March 8, 2015–June 7, 2015 at MoMA in New York City.

Norman Norell, evening set, cashmere, silk jersey, sequins, circa 1958, USA. Gift of Lauren Bacall.
Emanuel Ungaro, pantsuit, silk damask, circa 1973, France. Gift of Lauren Bacall.
is the first exhibition to exclusively celebrate the film and theater star’s unique style. Bacall’s own garments take the spotlight in this exhibition, which also explores Bacall’s personal relationships with several of the fashion designers who dressed her.

Approximately one dozen garments have been selected from a collection of 700 that Bacall donated to the museum between 1968 and 1986. Also on display are photographs, magazine pieces, film posters, and archival footage.

Lauren Bacall: The Look includes work by designers Marc Bohan, Pierre Cardin, Norman Norell, Yves Saint Laurent, and Emanuel Ungaro, focusing on pieces from the 1960s and 1970s.

Selections include: a vivid pink wool coat by Norman Norell, worn by Bacall in the 1964 film Sex and the Single Girl. Bacall established an ongoing relationship with Norell, as well as with a number of other important designers. In 1968, she hosted Bacall and the Boys, a CBS television special that presented the fall collections of some of her favorite designers.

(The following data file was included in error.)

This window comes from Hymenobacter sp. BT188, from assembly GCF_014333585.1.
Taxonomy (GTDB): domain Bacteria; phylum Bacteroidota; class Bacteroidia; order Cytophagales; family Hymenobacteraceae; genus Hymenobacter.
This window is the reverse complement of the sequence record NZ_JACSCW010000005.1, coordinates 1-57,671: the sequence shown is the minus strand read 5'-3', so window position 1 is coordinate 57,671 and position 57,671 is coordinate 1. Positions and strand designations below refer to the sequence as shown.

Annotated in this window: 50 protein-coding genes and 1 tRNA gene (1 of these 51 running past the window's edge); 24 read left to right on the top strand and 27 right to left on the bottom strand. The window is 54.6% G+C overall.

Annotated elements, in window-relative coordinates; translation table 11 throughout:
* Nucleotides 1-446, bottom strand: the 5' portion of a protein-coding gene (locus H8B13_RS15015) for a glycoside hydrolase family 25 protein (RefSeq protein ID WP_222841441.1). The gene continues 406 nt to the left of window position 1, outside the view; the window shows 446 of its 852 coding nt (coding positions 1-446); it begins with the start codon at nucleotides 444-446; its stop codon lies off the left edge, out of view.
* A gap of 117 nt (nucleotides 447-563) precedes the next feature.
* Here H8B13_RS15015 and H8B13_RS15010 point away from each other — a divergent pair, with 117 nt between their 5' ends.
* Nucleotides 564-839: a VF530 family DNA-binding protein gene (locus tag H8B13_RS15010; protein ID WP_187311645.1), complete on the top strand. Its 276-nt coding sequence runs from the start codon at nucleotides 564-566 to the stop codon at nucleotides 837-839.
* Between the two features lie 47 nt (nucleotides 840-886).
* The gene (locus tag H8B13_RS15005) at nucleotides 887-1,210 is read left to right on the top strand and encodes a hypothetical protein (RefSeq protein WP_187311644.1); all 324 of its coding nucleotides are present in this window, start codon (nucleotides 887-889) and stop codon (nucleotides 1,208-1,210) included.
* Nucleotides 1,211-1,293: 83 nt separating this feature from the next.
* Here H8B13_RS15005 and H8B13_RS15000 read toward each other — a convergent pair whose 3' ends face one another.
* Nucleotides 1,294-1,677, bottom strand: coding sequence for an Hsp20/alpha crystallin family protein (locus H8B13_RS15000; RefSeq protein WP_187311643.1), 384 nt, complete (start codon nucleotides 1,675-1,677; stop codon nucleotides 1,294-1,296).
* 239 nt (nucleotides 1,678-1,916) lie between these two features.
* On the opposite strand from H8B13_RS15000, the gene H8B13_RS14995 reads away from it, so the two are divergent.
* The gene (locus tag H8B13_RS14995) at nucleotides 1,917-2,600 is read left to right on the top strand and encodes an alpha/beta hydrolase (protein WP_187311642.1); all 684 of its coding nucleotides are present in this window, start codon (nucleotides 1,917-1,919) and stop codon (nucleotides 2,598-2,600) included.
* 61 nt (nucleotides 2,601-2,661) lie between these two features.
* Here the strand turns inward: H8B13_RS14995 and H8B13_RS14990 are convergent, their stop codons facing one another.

The exhibition displays photographs of Bacall with her “boys,” who include Marc Bohan, Pierre Cardin, Yves Saint Laurent, and Emanuel Ungaro.

Clips from the television special, along with a selection of the garments Bacall wore in it, are in the exhibition. Highlights include a Cardin mini-dress and a Christian Dior evening gown. The fuchsia Cardin dress is devoid of adornment but is accented with molded 3D pyramid shapes. Ostrich plumes at the wrists and hem of the silk jersey Dior gown give it a dramatic flair. Bold design choices such as these extended to Bacall’s off-screen wardrobe as well, as seen in a Norell “subway coat” ensemble. A modest tan overcoat opens to reveal a lining emblazoned with gold sequins and a matching sequin sheath dress. A beaded ensemble by Yves Saint Laurent demonstrates Bacall’s audacious attitude when it came to dressing.